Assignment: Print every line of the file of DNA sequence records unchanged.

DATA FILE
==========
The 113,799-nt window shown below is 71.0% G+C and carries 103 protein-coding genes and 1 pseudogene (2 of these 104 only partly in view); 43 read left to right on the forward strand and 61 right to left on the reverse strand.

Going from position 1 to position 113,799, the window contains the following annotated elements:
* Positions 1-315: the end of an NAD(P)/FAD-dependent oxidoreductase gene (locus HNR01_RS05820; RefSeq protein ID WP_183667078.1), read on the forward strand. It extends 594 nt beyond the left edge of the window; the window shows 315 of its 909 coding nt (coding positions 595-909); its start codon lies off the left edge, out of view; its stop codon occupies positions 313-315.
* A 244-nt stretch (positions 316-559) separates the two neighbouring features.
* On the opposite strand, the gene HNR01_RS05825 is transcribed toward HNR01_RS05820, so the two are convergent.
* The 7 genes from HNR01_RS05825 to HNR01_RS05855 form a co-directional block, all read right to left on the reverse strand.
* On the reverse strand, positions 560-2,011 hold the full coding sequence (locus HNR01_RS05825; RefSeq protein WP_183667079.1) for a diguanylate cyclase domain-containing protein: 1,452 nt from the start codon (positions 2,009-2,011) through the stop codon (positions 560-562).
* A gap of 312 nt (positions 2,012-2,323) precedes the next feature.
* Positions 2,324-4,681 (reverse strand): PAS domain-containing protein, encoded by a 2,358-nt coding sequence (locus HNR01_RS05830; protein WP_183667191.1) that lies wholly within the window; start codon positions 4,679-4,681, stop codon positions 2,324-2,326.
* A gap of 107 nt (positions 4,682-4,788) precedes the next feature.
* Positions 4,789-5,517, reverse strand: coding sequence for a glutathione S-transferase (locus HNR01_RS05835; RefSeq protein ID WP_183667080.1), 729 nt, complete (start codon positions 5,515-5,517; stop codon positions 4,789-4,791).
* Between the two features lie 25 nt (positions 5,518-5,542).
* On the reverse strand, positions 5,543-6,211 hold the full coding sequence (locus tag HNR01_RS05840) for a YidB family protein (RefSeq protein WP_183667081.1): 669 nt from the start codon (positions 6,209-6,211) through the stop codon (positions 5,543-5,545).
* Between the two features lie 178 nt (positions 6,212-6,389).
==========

The 113,799-nt window shown below is 71.0% G+C and carries 103 protein-coding genes and 1 pseudogene (2 of these 104 only partly in view); 43 read left to right on the forward strand and 61 right to left on the reverse strand.

Going from position 1 to position 113,799, the window contains the following annotated elements:
* Positions 1-315: the end of an NAD(P)/FAD-dependent oxidoreductase gene (locus HNR01_RS05820; RefSeq protein ID WP_183667078.1), read on the forward strand. It extends 594 nt beyond the left edge of the window; the window shows 315 of its 909 coding nt (coding positions 595-909); its start codon lies off the left edge, out of view; its stop codon occupies positions 313-315.
* A 244-nt stretch (positions 316-559) separates the two neighbouring features.
* On the opposite strand, the gene HNR01_RS05825 is transcribed toward HNR01_RS05820, so the two are convergent.
* The 7 genes from HNR01_RS05825 to HNR01_RS05855 form a co-directional block, all read right to left on the reverse strand.
* On the reverse strand, positions 560-2,011 hold the full coding sequence (locus HNR01_RS05825; RefSeq protein WP_183667079.1) for a diguanylate cyclase domain-containing protein: 1,452 nt from the start codon (positions 2,009-2,011) through the stop codon (positions 560-562).
* A gap of 312 nt (positions 2,012-2,323) precedes the next feature.
* Positions 2,324-4,681 (reverse strand): PAS domain-containing protein, encoded by a 2,358-nt coding sequence (locus HNR01_RS05830; protein WP_183667191.1) that lies wholly within the window; start codon positions 4,679-4,681, stop codon positions 2,324-2,326.
* A gap of 107 nt (positions 4,682-4,788) precedes the next feature.
* Positions 4,789-5,517, reverse strand: coding sequence for a glutathione S-transferase (locus HNR01_RS05835; RefSeq protein ID WP_183667080.1), 729 nt, complete (start codon positions 5,515-5,517; stop codon positions 4,789-4,791).
* Between the two features lie 25 nt (positions 5,518-5,542).
* On the reverse strand, positions 5,543-6,211 hold the full coding sequence (locus tag HNR01_RS05840) for a YidB family protein (RefSeq protein WP_183667081.1): 669 nt from the start codon (positions 6,209-6,211) through the stop codon (positions 5,543-5,545).
* Between the two features lie 178 nt (positions 6,212-6,389).